Worries about a potential market crash are running high after a run on several regional banks has led to contagion fears. While market crashes are rare, they can happen whenever enough investors panic and start selling stocks. With that in mind, today we’ll look at the best stocks to buy before the market crashes.
It’s important to remember that a market crash is not the same as a correction or a bear market. However, in addition to the turmoil in the banking sector, rising interest rates, an inverted yield curve and other key metrics don’t bode well for our chances of escaping a recession. Therefore, whether we see an abrupt fall in stock prices or a more prolonged downturn, it’s good to preemptively consider what stocks might offer a degree of safety in a tumultuous market.
Here are the best stocks to buy before the market crashes or enters another leg down.
The blue-chip stock is a great buy-and-hold investment. Just ask Warren Buffett. He first purchased KO stock back in 1998 and currently owns 400 million shares worth $24.8 billion. It’s Berkshire Hathaway’s (NYSE:BRK-B) fifth-largest equity holding.
Over the past 20 years, shares are up more than 200%. While this is below the S&P 500’s roughly 340% return during the same period, KO held up much better than the broader market during the past year. Shares are down just over 1%, while the S&P 500 is off nearly 11%.
In addition to providing steady capital gains for long-term investors, Coca-Cola is a dividend play. Shares currently yield close to 3%, and the company has earned dividend king status, raising its payout for 61 consecutive years.
Coca-Cola has continued to grow by expanding its beverage business and branching out into high-margin snack products. The company’s financial picture looks solid despite a debt-to-equity ratio of 1.51, which implies debt plays a big role in the company’s ability to produce growth. While this has contributed to strong return on equity (ROE) numbers in the past, given where interest rates are right now, this is one risk factor to consider.
Overall, I think investors looking for the best stocks to buy before the market crashes can’t go wrong with KO.
JPMorgan Chase (JPM)
Following the implosion of several regional banks, depositors have fled to the country’s largest and safest banks. According to Federal Reserve data, the 25 biggest banks saw $120 billion in deposits in the days immediately following the collapse of Silicon Valley Bank.
JPMorgan Chase (NYSE:JPM) is one of the banks benefitting from the capital flight. It also helped lead the charge in rescuing First Republic Bank (NYSE:FRC) to restore confidence in the regional banking sector.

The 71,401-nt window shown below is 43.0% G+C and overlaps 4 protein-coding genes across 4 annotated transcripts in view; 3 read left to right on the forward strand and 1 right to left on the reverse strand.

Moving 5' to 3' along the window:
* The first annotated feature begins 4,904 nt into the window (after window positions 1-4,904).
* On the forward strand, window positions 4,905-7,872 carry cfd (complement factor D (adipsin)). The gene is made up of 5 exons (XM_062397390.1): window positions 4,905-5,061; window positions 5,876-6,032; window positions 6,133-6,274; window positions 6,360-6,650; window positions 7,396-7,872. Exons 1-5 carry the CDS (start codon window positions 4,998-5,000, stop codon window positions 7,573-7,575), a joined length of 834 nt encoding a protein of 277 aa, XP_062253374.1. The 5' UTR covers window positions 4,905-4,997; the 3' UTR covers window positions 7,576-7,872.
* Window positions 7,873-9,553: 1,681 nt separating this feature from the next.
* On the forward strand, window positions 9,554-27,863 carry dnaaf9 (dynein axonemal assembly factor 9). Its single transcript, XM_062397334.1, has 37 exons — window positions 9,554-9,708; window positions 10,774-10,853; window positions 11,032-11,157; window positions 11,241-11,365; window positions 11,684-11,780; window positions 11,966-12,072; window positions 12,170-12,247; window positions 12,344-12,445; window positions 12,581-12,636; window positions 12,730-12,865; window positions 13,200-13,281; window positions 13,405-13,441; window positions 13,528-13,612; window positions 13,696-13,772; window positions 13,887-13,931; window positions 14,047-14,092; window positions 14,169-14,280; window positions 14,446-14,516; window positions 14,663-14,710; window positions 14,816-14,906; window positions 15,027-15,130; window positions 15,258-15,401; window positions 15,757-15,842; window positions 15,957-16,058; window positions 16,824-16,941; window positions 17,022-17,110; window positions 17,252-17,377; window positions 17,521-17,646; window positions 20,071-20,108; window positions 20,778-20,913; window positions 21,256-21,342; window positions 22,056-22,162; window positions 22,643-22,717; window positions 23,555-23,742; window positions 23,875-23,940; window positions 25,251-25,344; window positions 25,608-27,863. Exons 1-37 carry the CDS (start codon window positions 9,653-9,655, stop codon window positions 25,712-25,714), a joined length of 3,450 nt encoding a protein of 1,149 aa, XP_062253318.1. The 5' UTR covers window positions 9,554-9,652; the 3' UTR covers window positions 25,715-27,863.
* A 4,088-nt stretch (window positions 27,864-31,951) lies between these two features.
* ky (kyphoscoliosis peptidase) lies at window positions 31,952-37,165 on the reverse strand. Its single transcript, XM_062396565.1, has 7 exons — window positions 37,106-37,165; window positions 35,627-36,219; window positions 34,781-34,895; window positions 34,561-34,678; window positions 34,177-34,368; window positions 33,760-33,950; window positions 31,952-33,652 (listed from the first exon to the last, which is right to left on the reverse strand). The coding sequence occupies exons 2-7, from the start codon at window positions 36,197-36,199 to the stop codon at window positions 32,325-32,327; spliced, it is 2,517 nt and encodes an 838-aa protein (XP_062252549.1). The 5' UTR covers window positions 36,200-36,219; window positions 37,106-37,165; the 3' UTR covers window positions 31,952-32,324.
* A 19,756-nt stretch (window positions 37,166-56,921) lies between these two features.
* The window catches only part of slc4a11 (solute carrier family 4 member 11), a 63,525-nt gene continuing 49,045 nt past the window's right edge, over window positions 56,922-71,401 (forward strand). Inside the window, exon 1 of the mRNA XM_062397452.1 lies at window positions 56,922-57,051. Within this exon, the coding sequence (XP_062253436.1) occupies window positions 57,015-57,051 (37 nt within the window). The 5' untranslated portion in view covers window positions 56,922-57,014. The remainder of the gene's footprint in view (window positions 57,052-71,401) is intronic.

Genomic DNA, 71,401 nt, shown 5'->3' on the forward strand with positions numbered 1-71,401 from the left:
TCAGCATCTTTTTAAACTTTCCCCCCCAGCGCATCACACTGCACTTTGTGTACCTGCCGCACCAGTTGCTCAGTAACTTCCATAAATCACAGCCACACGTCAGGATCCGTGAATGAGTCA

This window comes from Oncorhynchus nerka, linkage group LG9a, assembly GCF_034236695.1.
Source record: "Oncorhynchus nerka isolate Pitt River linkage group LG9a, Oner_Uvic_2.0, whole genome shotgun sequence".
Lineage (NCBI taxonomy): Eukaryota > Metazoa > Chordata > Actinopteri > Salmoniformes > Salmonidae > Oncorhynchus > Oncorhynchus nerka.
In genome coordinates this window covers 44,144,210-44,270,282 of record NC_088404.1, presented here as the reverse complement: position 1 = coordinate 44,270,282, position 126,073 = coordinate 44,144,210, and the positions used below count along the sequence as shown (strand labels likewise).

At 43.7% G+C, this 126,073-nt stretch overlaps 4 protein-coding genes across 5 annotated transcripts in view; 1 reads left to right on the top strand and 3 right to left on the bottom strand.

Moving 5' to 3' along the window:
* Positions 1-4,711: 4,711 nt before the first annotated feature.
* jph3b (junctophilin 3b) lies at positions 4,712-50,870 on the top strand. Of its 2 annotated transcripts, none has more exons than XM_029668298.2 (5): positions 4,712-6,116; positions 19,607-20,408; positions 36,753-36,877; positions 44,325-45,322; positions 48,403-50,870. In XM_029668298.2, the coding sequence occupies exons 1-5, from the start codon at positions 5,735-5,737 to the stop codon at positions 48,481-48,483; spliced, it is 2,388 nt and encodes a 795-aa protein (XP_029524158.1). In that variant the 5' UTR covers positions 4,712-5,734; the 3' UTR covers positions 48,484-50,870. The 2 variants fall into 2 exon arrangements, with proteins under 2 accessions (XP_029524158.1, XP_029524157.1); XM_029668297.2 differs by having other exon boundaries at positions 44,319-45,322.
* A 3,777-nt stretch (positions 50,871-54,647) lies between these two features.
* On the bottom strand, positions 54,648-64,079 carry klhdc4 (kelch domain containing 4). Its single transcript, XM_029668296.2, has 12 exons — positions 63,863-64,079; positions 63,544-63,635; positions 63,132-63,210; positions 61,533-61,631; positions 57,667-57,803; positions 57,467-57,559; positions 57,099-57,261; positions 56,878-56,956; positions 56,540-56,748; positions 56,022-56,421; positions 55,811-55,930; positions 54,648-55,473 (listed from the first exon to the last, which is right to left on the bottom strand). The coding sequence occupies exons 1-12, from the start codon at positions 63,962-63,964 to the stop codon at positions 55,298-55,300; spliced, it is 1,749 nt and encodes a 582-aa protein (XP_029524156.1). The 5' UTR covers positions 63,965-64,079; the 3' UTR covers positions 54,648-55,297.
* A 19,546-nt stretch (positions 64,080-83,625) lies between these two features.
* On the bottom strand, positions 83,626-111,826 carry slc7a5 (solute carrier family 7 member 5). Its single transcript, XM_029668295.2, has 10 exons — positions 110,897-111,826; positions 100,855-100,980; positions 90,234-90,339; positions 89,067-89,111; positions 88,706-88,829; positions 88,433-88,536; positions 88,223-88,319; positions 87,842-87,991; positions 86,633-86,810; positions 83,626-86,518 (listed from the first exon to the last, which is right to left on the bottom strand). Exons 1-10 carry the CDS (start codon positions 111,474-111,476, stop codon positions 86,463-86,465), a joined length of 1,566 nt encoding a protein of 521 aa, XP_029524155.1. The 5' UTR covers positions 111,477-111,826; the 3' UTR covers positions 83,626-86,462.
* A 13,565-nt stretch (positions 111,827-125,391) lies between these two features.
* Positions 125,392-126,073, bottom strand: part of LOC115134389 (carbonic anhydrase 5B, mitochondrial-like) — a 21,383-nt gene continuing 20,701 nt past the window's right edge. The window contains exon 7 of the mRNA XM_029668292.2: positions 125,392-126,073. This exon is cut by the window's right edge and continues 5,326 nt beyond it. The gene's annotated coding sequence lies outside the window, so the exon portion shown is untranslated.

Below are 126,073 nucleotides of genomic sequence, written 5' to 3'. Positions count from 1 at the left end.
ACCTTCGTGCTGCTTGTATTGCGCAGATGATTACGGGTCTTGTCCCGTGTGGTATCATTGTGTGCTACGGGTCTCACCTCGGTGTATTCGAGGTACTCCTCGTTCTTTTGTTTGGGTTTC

The more-than-200-year-old financial institution is the definition of “too big to fail.” Its size is a clear asset that should help it gain market share if we see more turmoil in the banking sector. On the flip side, it is also well-positioned to take advantage of the next growth-fueled bull market rally.
JPMorgan is among the most diversified of its large-cap peers, and it is my top pick in the financial sector overall.
Rounding out this list of the best stocks to buy before the market crashes is a name that does well in pretty much every environment: McDonald’s (NYSE:MCD).
Often touted as a recession-proof stock, MCD even did well during the Great Recession. That’s because McDonald’s core product, low-cost fast food, tends to see an uptick in demand during times of economic stress as people look to stretch their dollars further while still treating themselves.
Given the inflationary pressures consumers currently face, it’s not surprising that McDonald’s stock has significantly outperformed the broader market. Over the past year, MCD is up 12% compared to an 11% decline in the S&P 500.
The company’s recent financial performance has been robust. Over the past three years, McDonald’s has grown its revenue by an average of 3.8% per year, outperforming 73% of its peers. Additionally, its net margin of 26.7% is better than nearly 97% of its competitors.
Finally, the stock yields 2.2%, further adding to its appeal as a long-term defensive investment.
On the date of publication, Chris MacDonald has a position in KO. The opinions expressed in this article are those of the writer, subject to the InvestorPlace.com Publishing Guidelines.